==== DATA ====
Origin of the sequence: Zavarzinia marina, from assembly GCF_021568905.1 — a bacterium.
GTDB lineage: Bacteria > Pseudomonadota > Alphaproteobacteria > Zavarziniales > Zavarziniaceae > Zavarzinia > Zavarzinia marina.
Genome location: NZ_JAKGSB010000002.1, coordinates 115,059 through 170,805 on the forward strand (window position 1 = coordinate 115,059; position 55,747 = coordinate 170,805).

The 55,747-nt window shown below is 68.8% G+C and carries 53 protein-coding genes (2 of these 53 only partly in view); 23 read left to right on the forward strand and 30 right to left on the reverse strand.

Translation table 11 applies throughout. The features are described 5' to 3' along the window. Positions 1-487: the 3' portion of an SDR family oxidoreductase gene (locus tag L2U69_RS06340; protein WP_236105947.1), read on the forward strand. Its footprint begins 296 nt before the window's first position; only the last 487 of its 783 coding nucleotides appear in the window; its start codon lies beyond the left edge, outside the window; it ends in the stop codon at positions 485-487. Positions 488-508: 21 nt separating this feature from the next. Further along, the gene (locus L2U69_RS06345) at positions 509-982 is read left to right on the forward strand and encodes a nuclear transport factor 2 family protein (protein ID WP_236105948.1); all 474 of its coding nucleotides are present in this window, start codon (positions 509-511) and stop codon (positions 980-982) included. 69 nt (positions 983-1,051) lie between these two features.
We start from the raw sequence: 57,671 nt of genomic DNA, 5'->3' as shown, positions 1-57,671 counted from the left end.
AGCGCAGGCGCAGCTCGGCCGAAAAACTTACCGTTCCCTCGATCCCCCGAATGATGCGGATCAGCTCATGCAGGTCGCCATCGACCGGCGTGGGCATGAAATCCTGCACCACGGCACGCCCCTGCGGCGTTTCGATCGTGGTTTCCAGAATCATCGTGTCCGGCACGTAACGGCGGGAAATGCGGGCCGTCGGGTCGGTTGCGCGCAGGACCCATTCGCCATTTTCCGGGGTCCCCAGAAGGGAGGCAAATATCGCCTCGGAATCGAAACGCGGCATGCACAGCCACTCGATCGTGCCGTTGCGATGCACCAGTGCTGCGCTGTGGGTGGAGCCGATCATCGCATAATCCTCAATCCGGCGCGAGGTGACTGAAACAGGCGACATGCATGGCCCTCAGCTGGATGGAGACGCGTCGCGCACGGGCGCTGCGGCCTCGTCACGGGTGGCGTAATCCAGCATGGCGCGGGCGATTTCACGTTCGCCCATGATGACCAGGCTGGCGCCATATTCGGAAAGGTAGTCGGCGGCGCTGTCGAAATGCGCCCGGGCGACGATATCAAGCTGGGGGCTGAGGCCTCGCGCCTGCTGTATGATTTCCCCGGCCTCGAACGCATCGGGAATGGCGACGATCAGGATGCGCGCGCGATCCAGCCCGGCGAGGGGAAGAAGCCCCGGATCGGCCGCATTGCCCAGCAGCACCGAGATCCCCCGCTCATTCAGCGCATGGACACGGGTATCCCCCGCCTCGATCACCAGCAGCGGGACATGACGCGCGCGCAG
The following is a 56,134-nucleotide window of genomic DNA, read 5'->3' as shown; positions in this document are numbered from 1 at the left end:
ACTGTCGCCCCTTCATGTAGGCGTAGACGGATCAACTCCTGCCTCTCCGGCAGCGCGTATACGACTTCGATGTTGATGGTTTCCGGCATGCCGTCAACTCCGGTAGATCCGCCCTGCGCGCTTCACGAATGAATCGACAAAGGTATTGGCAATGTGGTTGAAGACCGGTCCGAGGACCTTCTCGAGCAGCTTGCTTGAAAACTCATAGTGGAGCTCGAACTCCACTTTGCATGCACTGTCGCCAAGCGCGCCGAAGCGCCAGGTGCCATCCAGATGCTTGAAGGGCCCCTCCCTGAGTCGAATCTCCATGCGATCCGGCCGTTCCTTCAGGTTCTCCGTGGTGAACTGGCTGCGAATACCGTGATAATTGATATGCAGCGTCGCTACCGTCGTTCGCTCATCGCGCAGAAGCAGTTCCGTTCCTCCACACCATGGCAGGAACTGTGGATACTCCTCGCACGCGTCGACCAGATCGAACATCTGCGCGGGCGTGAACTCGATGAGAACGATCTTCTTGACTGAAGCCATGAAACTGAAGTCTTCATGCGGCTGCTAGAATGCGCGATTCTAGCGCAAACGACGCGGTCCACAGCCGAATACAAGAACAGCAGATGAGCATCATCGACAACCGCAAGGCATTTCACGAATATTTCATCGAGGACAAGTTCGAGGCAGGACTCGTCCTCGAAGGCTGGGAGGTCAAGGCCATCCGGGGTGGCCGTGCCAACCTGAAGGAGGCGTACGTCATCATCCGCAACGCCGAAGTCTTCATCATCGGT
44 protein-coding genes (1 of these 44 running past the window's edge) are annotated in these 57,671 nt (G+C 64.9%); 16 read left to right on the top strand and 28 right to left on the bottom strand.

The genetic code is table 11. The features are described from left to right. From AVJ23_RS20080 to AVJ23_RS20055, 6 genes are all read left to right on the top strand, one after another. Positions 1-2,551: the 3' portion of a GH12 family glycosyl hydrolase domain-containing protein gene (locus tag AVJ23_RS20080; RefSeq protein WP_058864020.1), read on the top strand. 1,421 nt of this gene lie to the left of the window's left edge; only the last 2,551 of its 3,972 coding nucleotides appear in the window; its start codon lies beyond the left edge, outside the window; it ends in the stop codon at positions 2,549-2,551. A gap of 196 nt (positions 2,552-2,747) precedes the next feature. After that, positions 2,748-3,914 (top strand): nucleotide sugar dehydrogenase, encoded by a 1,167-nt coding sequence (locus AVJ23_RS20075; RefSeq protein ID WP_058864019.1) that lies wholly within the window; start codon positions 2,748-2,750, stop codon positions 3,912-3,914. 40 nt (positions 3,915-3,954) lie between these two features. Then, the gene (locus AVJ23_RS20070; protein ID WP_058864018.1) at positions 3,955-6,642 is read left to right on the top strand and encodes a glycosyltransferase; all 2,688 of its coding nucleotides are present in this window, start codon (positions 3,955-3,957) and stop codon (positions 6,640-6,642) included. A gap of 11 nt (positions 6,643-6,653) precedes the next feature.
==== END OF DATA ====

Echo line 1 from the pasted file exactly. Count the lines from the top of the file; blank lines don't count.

Origin of the sequence: Zavarzinia marina, from assembly GCF_021568905.1 — a bacterium.